Find a polynomial function whose graph passes through (6,12), (11, - 12), and (0,5).

Guest Feb 4, 2021

#1**+1 **

There are three given points for this particular polynomial. Therefore, the minimum degree of this mystery polynomial must be of degree 2. The polynomial could be of a higher degree, but there is no need to consider such an option.

Since the polynomial is of degree 2, this polynomial is a quadratic. Quadratics are of the form \(f(x) = ax^2+bx+c\). Let's use the information given to use to determine the equation. Normally, this would be a nasty three-variable system of linear equations, but we can avoid this if we recognize that the y-intercept is already given.

Since the y-intercept is already given at the point (0, 5), \(c=5\). Unfortunately, we cannot take any more shortcuts beyond this point.

\(f(6) = a*6^2 + b*6 + c\\ 36a + 6b + 5 = 12\\ \fbox{1}\; 36a + 6b = 7\\ f(11) = a*11^2 + b*11 + c\\ 121a + 11b + 5 = -12\\ \fbox{2}\;121a + 11b=-17\)

Now, let's solve this system of two variables. Unfortunately, it is already clear that this system will be an algebraic nightmare, but we will manage and perservere. I will use the elimination method and eliminate b first as that is probably the simplest one to do at this point.

\(\quad 6*\fbox{2}\quad\quad 726a+66b=-102\\ -11*\fbox{1}\; -396a-66b=-\;\;77\\ \_\_\_\_\_\_\_\_\_\_\_\_\_\_\_\_\_\_\_\_\_\_\_\_\_\_\_\_\_\\ \quad\quad\quad\quad\quad\quad 330a \quad\quad\; =-179\\ a=-\frac{179}{330}\)

Ok, let's now solve for b. Neither equation looks as if there will be an easy substitution. I chose equation 1, but either one will do.

\(\fbox{1}\;36a+6b=7\\ 36*-\frac{179}{330}+6b=7\\ -6444+1980b=2310\\ 1980b=8754\\ b=\frac{8754}{1980}=\frac{1459}{330}\)

Therefore, the equation of this polynomial is as follows: \(f(x) = -\frac{179}{330}x^2+\frac{1459}{330}x+5\). Yikes! This one is awful to do by hand.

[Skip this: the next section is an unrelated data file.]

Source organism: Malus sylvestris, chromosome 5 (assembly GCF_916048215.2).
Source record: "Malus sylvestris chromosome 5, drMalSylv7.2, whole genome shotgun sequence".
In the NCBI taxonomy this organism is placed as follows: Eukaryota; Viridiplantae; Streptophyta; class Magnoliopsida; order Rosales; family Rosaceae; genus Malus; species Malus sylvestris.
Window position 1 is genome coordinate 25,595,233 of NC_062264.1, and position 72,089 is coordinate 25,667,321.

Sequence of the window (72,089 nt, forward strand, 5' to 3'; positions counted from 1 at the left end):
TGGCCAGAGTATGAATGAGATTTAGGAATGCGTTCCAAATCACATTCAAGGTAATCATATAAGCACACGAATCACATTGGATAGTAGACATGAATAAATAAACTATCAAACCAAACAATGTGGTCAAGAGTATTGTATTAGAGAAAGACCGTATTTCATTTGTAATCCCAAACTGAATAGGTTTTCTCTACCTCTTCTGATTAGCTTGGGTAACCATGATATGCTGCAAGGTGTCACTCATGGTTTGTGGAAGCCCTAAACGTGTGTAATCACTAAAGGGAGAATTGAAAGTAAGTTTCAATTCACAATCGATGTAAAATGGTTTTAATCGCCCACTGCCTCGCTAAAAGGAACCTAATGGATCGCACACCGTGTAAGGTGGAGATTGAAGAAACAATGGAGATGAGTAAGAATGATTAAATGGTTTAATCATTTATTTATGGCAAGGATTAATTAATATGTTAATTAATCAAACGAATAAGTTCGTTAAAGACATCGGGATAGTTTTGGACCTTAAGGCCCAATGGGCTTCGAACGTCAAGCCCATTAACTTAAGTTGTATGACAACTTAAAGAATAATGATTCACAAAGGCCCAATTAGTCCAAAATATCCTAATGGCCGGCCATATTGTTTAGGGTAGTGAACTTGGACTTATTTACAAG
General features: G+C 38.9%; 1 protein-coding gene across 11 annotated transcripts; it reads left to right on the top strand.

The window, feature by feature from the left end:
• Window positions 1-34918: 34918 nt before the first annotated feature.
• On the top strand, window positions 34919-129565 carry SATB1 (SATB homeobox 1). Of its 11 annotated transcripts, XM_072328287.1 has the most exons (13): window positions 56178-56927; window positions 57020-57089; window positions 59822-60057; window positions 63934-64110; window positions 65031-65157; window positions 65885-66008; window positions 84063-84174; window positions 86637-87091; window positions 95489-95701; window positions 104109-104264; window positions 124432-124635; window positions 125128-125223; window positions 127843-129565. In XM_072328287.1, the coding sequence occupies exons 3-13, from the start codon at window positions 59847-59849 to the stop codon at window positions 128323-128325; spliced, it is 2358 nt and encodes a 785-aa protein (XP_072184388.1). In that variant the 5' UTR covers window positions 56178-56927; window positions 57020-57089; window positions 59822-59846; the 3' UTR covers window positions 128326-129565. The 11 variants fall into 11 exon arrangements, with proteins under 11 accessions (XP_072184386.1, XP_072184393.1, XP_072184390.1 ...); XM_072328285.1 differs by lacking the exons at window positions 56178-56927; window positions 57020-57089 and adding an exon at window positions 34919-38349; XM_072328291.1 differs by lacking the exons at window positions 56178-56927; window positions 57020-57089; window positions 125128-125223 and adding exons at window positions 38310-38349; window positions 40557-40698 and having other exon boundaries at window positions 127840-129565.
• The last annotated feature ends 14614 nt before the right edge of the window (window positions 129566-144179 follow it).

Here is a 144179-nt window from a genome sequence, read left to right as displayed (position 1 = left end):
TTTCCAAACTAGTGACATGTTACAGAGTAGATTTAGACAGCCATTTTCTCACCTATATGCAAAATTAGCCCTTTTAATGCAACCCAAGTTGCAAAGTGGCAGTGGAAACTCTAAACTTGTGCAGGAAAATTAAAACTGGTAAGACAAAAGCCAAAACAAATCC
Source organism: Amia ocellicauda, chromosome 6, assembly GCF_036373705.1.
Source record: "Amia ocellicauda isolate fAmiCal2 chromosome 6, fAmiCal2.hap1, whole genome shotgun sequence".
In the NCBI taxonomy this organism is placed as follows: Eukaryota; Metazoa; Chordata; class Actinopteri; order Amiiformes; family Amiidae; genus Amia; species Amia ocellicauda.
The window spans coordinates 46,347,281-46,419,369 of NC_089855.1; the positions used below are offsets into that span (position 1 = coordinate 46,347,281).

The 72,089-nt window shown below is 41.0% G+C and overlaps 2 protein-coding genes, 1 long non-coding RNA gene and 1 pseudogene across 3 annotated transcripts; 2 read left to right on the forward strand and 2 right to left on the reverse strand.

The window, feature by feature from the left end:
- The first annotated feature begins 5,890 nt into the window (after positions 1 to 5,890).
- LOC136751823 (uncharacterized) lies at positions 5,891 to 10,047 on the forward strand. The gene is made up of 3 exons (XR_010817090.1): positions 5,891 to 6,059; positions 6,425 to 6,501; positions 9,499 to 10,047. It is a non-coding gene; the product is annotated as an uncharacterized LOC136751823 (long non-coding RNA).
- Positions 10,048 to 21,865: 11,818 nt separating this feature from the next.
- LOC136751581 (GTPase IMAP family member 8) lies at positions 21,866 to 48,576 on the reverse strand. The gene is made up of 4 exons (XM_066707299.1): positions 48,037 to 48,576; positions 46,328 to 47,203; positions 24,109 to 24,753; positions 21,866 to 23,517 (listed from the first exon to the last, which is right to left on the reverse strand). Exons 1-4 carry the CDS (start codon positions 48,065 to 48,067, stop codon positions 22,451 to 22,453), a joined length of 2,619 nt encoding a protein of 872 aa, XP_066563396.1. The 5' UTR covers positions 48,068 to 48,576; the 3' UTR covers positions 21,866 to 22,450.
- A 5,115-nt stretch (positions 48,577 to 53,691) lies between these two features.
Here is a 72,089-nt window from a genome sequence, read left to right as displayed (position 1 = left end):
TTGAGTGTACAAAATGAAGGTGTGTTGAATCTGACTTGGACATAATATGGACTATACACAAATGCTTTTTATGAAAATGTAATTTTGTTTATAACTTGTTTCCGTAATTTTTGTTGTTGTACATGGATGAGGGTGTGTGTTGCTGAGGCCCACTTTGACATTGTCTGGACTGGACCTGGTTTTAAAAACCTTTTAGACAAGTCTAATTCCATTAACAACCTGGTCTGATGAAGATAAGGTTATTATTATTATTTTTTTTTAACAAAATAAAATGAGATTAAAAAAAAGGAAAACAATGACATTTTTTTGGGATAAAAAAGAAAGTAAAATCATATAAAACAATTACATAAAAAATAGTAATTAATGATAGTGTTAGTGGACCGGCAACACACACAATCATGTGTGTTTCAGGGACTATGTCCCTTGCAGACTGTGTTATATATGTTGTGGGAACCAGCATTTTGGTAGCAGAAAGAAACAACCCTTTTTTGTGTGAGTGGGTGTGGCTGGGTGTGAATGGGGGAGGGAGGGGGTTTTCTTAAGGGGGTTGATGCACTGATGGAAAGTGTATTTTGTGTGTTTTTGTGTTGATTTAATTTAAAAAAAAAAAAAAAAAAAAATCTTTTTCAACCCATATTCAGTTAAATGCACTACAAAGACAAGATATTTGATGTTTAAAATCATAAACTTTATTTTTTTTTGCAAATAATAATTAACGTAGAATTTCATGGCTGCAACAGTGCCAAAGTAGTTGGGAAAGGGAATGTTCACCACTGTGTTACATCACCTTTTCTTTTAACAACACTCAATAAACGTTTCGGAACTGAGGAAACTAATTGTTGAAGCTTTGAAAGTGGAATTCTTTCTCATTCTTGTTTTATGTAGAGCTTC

Guest Feb 4, 2021

#1**+1 **

Best Answer

There are three given points for this particular polynomial. Therefore, the minimum degree of this mystery polynomial must be of degree 2. The polynomial could be of a higher degree, but there is no need to consider such an option.

Since the polynomial is of degree 2, this polynomial is a quadratic. Quadratics are of the form \(f(x) = ax^2+bx+c\). Let's use the information given to use to determine the equation. Normally, this would be a nasty three-variable system of linear equations, but we can avoid this if we recognize that the y-intercept is already given.

Since the y-intercept is already given at the point (0, 5), \(c=5\). Unfortunately, we cannot take any more shortcuts beyond this point.

\(f(6) = a*6^2 + b*6 + c\\ 36a + 6b + 5 = 12\\ \fbox{1}\; 36a + 6b = 7\\ f(11) = a*11^2 + b*11 + c\\ 121a + 11b + 5 = -12\\ \fbox{2}\;121a + 11b=-17\)

Now, let's solve this system of two variables. Unfortunately, it is already clear that this system will be an algebraic nightmare, but we will manage and perservere. I will use the elimination method and eliminate b first as that is probably the simplest one to do at this point.

\(\quad 6*\fbox{2}\quad\quad 726a+66b=-102\\ -11*\fbox{1}\; -396a-66b=-\;\;77\\ \_\_\_\_\_\_\_\_\_\_\_\_\_\_\_\_\_\_\_\_\_\_\_\_\_\_\_\_\_\\ \quad\quad\quad\quad\quad\quad 330a \quad\quad\; =-179\\ a=-\frac{179}{330}\)

Ok, let's now solve for b. Neither equation looks as if there will be an easy substitution. I chose equation 1, but either one will do.

\(\fbox{1}\;36a+6b=7\\ 36*-\frac{179}{330}+6b=7\\ -6444+1980b=2310\\ 1980b=8754\\ b=\frac{8754}{1980}=\frac{1459}{330}\)

Therefore, the equation of this polynomial is as follows: \(f(x) = -\frac{179}{330}x^2+\frac{1459}{330}x+5\). Yikes! This one is awful to do by hand.

Guest Feb 4, 2021